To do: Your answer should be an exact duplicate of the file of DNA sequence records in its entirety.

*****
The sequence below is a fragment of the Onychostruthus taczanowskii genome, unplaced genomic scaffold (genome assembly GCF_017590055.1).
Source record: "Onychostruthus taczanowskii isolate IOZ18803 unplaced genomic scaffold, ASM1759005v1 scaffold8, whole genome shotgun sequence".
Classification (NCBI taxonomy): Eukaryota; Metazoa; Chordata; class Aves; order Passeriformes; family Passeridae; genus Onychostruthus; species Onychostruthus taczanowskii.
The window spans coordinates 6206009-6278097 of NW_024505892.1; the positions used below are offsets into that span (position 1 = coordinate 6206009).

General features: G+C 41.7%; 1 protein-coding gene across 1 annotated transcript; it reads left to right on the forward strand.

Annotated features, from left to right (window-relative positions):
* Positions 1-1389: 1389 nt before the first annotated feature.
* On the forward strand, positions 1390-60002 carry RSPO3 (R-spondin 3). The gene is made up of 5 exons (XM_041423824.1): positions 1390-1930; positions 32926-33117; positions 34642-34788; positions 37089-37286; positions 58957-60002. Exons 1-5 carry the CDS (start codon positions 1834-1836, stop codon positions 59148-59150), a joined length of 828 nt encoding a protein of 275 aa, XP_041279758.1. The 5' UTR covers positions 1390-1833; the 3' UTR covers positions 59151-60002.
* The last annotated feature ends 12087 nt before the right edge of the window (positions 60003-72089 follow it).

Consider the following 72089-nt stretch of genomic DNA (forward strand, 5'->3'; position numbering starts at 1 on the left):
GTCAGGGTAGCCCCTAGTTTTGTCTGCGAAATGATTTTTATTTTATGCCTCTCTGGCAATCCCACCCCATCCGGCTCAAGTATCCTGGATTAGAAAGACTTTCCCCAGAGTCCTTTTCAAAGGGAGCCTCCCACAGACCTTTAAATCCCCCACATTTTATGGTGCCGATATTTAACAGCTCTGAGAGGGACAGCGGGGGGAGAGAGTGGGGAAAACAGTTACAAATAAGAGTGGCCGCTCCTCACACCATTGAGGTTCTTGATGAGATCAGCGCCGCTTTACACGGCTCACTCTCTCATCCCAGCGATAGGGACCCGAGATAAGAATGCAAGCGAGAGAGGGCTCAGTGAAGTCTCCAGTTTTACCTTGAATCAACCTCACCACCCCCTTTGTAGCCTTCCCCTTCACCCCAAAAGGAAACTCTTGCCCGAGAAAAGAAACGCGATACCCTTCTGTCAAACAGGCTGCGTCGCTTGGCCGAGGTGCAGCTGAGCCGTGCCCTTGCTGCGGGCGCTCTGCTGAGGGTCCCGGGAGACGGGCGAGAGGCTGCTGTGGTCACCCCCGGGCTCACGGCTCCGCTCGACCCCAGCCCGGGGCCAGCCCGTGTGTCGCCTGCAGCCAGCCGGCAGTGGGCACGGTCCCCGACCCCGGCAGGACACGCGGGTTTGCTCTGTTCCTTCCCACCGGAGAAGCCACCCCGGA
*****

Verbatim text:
The sequence below is a fragment of the Onychostruthus taczanowskii genome, unplaced genomic scaffold (genome assembly GCF_017590055.1).
Source record: "Onychostruthus taczanowskii isolate IOZ18803 unplaced genomic scaffold, ASM1759005v1 scaffold8, whole genome shotgun sequence".
Classification (NCBI taxonomy): Eukaryota; Metazoa; Chordata; class Aves; order Passeriformes; family Passeridae; genus Onychostruthus; species Onychostruthus taczanowskii.
The window spans coordinates 6206009-6278097 of NW_024505892.1; the positions used below are offsets into that span (position 1 = coordinate 6206009).

General features: G+C 41.7%; 1 protein-coding gene across 1 annotated transcript; it reads left to right on the forward strand.

Annotated features, from left to right (window-relative positions):
* Positions 1-1389: 1389 nt before the first annotated feature.
* On the forward strand, positions 1390-60002 carry RSPO3 (R-spondin 3). The gene is made up of 5 exons (XM_041423824.1): positions 1390-1930; positions 32926-33117; positions 34642-34788; positions 37089-37286; positions 58957-60002. Exons 1-5 carry the CDS (start codon positions 1834-1836, stop codon positions 59148-59150), a joined length of 828 nt encoding a protein of 275 aa, XP_041279758.1. The 5' UTR covers positions 1390-1833; the 3' UTR covers positions 59151-60002.
* The last annotated feature ends 12087 nt before the right edge of the window (positions 60003-72089 follow it).

Consider the following 72089-nt stretch of genomic DNA (forward strand, 5'->3'; position numbering starts at 1 on the left):
GTCAGGGTAGCCCCTAGTTTTGTCTGCGAAATGATTTTTATTTTATGCCTCTCTGGCAATCCCACCCCATCCGGCTCAAGTATCCTGGATTAGAAAGACTTTCCCCAGAGTCCTTTTCAAAGGGAGCCTCCCACAGACCTTTAAATCCCCCACATTTTATGGTGCCGATATTTAACAGCTCTGAGAGGGACAGCGGGGGGAGAGAGTGGGGAAAACAGTTACAAATAAGAGTGGCCGCTCCTCACACCATTGAGGTTCTTGATGAGATCAGCGCCGCTTTACACGGCTCACTCTCTCATCCCAGCGATAGGGACCCGAGATAAGAATGCAAGCGAGAGAGGGCTCAGTGAAGTCTCCAGTTTTACCTTGAATCAACCTCACCACCCCCTTTGTAGCCTTCCCCTTCACCCCAAAAGGAAACTCTTGCCCGAGAAAAGAAACGCGATACCCTTCTGTCAAACAGGCTGCGTCGCTTGGCCGAGGTGCAGCTGAGCCGTGCCCTTGCTGCGGGCGCTCTGCTGAGGGTCCCGGGAGACGGGCGAGAGGCTGCTGTGGTCACCCCCGGGCTCACGGCTCCGCTCGACCCCAGCCCGGGGCCAGCCCGTGTGTCGCCTGCAGCCAGCCGGCAGTGGGCACGGTCCCCGACCCCGGCAGGACACGCGGGTTTGCTCTGTTCCTTCCCACCGGAGAAGCCACCCCGGA